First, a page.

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BLOG by RoadtoPeace

Thomas Jefferson said it: In a letter he wrote to the Danbury Baptist Association in 1802, he clearly stated,

"The legitimate powers of government reach actions only, and not opinions, I contemplate with sovereign reverence that act of the whole American people which declared that their legislature should make no law respecting an establishment of religion, or prohibiting the free exercise thereof, thus building a wall of separation between church and state."

What can be more emphatic than that? And his letter was addressed to a religious group. Jefferson's letter ranks with the Federalist Papers as a foundation intended by our founding fathers. He was of course referring to the First Amendment--the Amendment now under attack by the Bush Administration.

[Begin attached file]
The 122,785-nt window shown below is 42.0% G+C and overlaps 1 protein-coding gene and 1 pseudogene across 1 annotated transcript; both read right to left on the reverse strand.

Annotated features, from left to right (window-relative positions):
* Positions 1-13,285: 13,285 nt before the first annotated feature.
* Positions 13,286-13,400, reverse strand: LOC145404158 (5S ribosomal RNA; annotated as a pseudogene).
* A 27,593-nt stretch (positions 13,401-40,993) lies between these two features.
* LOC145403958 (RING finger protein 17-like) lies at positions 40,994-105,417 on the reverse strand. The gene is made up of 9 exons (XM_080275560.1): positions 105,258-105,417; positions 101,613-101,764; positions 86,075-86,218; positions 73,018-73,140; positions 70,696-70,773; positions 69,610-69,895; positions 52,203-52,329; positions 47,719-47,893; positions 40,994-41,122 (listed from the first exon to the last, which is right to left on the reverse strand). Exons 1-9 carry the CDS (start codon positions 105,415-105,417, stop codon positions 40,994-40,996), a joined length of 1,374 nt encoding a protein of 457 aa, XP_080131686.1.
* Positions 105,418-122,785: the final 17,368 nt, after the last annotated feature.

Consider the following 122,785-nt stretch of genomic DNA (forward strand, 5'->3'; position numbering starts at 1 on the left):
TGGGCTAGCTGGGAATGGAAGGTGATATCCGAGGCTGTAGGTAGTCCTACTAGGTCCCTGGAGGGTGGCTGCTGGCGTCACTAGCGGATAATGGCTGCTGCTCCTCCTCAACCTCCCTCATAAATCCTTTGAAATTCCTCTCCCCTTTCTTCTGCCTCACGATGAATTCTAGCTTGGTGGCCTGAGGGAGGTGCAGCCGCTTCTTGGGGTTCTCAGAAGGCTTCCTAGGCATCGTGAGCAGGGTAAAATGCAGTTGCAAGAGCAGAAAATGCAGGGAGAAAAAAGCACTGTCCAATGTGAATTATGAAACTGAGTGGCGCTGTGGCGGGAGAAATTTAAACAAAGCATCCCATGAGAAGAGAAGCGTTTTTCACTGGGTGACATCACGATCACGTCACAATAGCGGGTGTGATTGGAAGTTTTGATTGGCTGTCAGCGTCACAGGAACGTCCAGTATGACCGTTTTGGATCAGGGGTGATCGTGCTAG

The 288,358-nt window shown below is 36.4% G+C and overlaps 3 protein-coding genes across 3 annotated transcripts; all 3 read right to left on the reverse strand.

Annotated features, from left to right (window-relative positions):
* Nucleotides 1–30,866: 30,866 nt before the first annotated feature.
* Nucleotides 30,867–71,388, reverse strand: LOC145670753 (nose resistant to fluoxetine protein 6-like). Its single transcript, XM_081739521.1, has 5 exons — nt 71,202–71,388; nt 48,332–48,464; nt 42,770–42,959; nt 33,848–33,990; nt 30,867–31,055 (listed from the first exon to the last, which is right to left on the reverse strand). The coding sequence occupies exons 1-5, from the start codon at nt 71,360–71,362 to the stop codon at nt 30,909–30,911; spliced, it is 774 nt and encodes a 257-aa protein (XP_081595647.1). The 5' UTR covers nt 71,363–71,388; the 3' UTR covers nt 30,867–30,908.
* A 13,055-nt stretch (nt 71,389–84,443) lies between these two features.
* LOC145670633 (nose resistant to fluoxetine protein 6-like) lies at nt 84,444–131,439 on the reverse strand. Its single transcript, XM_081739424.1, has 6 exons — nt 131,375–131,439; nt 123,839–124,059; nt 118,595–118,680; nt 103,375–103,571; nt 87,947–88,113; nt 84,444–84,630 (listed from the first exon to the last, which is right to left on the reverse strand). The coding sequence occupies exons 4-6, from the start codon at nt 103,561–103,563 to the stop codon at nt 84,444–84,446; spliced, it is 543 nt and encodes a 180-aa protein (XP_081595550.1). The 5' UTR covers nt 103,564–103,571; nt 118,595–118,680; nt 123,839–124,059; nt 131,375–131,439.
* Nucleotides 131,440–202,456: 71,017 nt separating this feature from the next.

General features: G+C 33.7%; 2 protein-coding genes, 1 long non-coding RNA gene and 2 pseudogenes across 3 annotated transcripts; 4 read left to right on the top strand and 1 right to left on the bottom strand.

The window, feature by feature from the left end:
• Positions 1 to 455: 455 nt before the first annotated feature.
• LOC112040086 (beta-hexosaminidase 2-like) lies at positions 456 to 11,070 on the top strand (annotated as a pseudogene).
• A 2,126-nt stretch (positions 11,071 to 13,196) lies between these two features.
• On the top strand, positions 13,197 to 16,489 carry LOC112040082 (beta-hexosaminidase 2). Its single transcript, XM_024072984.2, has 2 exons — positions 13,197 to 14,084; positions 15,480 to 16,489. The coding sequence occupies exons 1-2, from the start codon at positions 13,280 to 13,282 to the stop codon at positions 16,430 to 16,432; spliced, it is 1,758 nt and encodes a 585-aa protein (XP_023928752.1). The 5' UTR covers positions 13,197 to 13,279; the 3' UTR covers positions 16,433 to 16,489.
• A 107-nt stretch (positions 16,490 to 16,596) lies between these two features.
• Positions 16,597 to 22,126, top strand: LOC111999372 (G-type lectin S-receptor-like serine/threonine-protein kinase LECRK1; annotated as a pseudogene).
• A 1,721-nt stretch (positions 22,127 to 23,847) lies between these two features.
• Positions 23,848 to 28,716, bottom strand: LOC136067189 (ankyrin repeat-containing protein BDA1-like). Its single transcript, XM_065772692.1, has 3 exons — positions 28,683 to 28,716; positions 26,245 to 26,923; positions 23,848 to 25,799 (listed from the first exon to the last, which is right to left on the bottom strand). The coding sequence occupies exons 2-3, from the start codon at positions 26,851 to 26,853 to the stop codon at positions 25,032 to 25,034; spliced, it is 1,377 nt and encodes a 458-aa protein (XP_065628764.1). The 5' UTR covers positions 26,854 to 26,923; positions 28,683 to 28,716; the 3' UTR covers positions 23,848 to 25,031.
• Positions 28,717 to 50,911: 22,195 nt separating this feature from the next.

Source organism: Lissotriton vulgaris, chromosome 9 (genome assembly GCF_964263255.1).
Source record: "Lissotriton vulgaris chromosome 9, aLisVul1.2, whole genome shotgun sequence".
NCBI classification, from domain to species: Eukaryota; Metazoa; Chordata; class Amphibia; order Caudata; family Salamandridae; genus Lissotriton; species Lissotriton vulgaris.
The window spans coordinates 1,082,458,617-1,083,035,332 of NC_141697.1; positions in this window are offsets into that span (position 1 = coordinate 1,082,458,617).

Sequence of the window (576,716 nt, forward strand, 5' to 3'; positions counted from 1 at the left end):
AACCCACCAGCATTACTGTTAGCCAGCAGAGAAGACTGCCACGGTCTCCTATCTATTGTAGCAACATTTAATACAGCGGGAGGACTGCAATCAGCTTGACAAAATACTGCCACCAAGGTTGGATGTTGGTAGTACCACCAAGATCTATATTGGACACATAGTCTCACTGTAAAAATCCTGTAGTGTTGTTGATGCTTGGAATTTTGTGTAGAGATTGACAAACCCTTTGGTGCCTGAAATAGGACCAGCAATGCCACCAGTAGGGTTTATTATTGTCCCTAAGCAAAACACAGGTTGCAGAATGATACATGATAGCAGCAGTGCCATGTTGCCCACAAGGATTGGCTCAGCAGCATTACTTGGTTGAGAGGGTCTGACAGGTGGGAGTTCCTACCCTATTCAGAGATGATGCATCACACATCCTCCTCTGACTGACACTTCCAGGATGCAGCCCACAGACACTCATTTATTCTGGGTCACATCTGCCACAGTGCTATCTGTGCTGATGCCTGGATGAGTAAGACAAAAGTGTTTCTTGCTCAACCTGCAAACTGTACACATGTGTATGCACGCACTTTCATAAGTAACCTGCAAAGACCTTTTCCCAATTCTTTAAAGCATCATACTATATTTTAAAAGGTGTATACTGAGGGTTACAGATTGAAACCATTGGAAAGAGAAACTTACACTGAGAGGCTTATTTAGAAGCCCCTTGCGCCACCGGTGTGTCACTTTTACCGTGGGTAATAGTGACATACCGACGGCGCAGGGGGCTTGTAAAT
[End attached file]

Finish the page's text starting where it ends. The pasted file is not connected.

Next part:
Europe has adopted Jeffersonian wisdom while the Bush administration has moved away from our founding fathers' philosophy, touting the phrase "strict constructionism" as cover for their propaganda. Never mind that history, not just Tom Jefferson, teaches that governance by any religion is a government doomed to fail in due course. Secular governance simply works better; it is democratic; it frees the potential of humanity. Secular governance is not without problems. It just works better.

Equally worrisome is the fact that Justice Scalia and his cohorts see Jefferson as being wrong. Never mind that the whole of Islam is in turmoil over religion, that Islam and Christianity each have two mainstream branches, that Buddhism, Confucianism and Hinduism have long and remarkable histories for peaceful-living and co-existence. Why have the three monotheisms essentially been at war since Mohammed's day--nearly 14 centuries--without bringing peace?

What are the PROS and CONS of governance by religion?
If you are "PRO," what are we missing?
Which sect should govern?
Whose god is God?

If you are "CON," what are your reasons?
Why has secular governance worked better?
Is secular governance really immoral?
Has it always been so?


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